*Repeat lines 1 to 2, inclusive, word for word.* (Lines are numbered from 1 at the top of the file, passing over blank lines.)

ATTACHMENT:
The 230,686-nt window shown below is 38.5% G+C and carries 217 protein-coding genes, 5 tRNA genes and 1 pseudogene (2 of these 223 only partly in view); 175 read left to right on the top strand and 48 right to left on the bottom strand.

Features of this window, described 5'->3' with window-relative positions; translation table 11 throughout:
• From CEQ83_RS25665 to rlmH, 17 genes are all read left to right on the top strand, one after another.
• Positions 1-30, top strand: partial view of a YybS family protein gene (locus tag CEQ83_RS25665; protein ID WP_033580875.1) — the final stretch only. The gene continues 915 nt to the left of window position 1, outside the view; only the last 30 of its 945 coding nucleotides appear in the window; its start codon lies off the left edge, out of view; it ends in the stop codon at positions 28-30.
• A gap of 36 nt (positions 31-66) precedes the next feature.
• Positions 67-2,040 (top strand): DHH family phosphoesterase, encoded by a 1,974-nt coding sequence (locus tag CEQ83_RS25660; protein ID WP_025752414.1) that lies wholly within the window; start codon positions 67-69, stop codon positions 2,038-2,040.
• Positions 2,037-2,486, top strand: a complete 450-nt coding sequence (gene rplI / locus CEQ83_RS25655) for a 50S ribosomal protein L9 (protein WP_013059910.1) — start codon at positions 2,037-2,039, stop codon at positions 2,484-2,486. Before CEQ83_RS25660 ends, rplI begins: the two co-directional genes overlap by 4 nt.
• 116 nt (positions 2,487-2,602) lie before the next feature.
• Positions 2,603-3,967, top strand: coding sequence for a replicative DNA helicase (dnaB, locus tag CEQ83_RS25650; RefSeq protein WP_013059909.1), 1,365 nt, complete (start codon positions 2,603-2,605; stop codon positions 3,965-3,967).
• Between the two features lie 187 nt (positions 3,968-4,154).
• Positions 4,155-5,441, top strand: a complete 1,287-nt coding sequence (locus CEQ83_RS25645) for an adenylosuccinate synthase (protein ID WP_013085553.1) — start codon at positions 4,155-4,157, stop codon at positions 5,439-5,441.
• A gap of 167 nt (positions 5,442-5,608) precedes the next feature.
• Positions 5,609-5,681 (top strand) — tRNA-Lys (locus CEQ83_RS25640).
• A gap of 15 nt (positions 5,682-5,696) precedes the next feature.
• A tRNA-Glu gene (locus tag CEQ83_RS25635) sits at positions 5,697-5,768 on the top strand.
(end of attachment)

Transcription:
The 230,686-nt window shown below is 38.5% G+C and carries 217 protein-coding genes, 5 tRNA genes and 1 pseudogene (2 of these 223 only partly in view); 175 read left to right on the top strand and 48 right to left on the bottom strand.

Features of this window, described 5'->3' with window-relative positions; translation table 11 throughout: